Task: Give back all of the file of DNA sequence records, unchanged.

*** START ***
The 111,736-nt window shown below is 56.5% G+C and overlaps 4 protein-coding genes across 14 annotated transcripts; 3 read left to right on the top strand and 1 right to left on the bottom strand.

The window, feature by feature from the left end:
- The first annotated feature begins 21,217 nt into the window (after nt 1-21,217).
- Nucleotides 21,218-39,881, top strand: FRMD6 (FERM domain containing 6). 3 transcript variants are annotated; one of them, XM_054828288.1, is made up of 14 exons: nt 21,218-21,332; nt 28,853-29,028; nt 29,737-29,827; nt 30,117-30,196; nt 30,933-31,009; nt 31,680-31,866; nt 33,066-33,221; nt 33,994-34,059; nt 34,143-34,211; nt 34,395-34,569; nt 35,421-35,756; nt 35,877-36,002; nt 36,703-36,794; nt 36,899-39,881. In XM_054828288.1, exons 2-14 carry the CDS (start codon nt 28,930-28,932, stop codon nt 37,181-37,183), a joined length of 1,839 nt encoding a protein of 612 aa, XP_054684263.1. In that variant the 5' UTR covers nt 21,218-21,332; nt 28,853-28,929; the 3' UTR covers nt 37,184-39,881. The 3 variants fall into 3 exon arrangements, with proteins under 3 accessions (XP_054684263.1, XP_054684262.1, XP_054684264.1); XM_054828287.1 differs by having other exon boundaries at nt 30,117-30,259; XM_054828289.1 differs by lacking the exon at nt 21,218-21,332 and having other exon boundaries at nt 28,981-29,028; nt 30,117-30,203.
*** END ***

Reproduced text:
The 111,736-nt window shown below is 56.5% G+C and overlaps 4 protein-coding genes across 14 annotated transcripts; 3 read left to right on the top strand and 1 right to left on the bottom strand.

The window, feature by feature from the left end:
- The first annotated feature begins 21,217 nt into the window (after nt 1-21,217).
- Nucleotides 21,218-39,881, top strand: FRMD6 (FERM domain containing 6). 3 transcript variants are annotated; one of them, XM_054828288.1, is made up of 14 exons: nt 21,218-21,332; nt 28,853-29,028; nt 29,737-29,827; nt 30,117-30,196; nt 30,933-31,009; nt 31,680-31,866; nt 33,066-33,221; nt 33,994-34,059; nt 34,143-34,211; nt 34,395-34,569; nt 35,421-35,756; nt 35,877-36,002; nt 36,703-36,794; nt 36,899-39,881. In XM_054828288.1, exons 2-14 carry the CDS (start codon nt 28,930-28,932, stop codon nt 37,181-37,183), a joined length of 1,839 nt encoding a protein of 612 aa, XP_054684263.1. In that variant the 5' UTR covers nt 21,218-21,332; nt 28,853-28,929; the 3' UTR covers nt 37,184-39,881. The 3 variants fall into 3 exon arrangements, with proteins under 3 accessions (XP_054684263.1, XP_054684262.1, XP_054684264.1); XM_054828287.1 differs by having other exon boundaries at nt 30,117-30,259; XM_054828289.1 differs by lacking the exon at nt 21,218-21,332 and having other exon boundaries at nt 28,981-29,028; nt 30,117-30,203.